First Meeting Held in New Chambers

Mayor Andy McKenzie believes the opening of Wheeling City Council’s new chambers inside the City-County Building represents more than new carpet, furniture and big shiny flatscreen monitors.

As he commented on council’s new surroundings during its first meeting there on Tuesday, he noted one of his goals upon taking office in 2008 was “to invest in ourselves and really make ourselves look like a progressive city, a modern city.”

The move from their old chambers on the second floor to the former sheriff’s tax office on the first floor took close to a year and cost almost $160,000, about half of which City Manager Robert Herron said came from a state grant for technology.

The sea-foam green walls, laminate-covered tables and hard plastic spectator chairs of council’s former meeting space have now been replaced with carpeting, wood-paneling, comfortable chairs and two large monitors on which visitors can follow along with council’s agenda and votes. The screens can also be used for PowerPoint presentations.

“I think this is a wise investment into the people’s building, the people’s room,” said McKenzie.

The Tuesday meeting opened with an atypical touch of fanfare as the Wheeling Police and Fire Honor Guard posted the colors.

Council’s agenda was brief for its first gathering in the new surroundings, as members approved five items by unanimous votes: replacing the two-hour parking meters on the north side of 17th Street between Market and Chapline streets with five-hour meters; authorizing Herron to apply for a U.S. Department of Justice Grant to help pay for the cost of assigning police officers to five city schools as prevention resource officers; establishing handicapped parking spaces in front of 220 Jefferson Ave. and 3 Richmond Ave.; and rescinding a no-parking zone in front of a now-vacant building at 50 Gaewood Ave.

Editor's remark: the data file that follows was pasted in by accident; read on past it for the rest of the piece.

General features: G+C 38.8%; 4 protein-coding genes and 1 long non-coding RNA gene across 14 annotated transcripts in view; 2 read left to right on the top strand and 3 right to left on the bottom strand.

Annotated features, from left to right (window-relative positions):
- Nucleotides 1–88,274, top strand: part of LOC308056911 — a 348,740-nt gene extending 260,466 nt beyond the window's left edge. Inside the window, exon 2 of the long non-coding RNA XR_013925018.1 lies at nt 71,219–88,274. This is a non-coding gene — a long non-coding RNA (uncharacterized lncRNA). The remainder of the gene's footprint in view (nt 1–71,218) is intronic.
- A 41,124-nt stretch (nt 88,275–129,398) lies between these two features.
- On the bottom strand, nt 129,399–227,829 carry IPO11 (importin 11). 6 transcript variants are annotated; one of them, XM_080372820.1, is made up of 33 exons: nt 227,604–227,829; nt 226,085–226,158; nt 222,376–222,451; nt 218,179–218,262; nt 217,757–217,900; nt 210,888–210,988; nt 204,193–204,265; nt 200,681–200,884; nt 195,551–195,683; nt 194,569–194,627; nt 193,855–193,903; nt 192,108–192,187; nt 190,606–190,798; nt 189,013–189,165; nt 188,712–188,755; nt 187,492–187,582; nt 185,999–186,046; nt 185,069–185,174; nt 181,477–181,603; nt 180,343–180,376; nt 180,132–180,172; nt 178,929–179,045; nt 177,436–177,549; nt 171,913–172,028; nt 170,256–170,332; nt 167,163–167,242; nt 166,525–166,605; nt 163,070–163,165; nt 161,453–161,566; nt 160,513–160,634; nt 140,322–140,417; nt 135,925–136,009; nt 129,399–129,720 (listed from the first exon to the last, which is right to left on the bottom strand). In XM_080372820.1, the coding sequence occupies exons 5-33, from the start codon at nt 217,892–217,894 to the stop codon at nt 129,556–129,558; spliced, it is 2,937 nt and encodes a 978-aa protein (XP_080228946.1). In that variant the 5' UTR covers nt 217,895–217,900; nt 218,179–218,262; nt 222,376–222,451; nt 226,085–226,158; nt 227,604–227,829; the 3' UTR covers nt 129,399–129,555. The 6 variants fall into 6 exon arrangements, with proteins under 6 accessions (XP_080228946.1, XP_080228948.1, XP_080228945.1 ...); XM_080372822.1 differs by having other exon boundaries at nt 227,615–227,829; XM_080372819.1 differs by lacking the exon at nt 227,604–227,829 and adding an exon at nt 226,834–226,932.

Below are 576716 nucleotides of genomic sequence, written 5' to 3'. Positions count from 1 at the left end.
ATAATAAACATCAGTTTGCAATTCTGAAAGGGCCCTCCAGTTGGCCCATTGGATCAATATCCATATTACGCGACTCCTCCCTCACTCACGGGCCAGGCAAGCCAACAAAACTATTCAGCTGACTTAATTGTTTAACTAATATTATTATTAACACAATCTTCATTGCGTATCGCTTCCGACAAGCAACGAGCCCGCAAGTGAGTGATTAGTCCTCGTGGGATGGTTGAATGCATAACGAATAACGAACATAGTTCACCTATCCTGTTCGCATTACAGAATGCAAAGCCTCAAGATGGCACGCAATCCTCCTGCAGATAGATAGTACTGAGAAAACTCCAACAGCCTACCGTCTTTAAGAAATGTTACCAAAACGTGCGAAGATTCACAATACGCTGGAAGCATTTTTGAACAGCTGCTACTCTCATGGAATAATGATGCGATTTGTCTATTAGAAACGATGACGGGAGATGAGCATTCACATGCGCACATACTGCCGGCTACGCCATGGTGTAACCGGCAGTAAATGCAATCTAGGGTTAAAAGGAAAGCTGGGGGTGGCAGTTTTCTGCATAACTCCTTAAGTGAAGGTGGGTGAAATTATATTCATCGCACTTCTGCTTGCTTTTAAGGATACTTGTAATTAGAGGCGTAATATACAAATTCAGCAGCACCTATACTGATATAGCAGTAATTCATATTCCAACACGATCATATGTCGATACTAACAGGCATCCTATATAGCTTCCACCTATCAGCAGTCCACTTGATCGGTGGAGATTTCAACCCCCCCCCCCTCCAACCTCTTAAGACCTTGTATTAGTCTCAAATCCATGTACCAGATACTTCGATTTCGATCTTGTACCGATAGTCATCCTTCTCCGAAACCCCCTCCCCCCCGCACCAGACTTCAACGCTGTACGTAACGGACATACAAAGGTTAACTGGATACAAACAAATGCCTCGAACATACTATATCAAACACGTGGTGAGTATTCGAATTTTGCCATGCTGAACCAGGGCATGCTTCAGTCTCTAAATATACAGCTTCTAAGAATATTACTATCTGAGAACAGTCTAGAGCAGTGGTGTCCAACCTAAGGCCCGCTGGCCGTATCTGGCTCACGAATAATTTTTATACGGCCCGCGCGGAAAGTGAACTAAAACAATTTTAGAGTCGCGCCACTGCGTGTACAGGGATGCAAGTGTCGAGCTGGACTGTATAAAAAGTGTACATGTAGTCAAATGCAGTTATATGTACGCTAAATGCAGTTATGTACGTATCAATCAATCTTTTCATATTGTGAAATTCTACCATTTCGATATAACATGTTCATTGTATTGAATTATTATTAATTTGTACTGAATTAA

There were a couple glitches with the computerized voting as the system failed to record some council members’ votes on two occasions, but the process worked on the second try both times.

Bill O’Leary of Elm Grove was the first resident to address council inside their new chambers – a distinction O’Leary said he’s honored to have. But he told council he wished they would have taken the opportunity to make council meetings more resident-friendly, including lifting the three-minute speaking limit and taking more time to respond to those who come to meetings with concerns.

O’Leary, a regular attendee of council meetings, also made a sarcastic observation on the typically sparse attendance at meetings, which was a bit stronger than normal Tuesday but fell far short of a full gallery.

“I think this room is beautiful and is a big improvement … but you didn’t have to do all this just for (my wife) Sharon and I,” he said.

Councilman Don Atkinson also commented on the police department’s recent transition from assigning two officers to each patrol cruiser to just one. He said the increased patrol coverage as a result has been noticeable.

“I’m very glad to see all the police cars on the street. … All the residents I’ve talked to are very pleased.”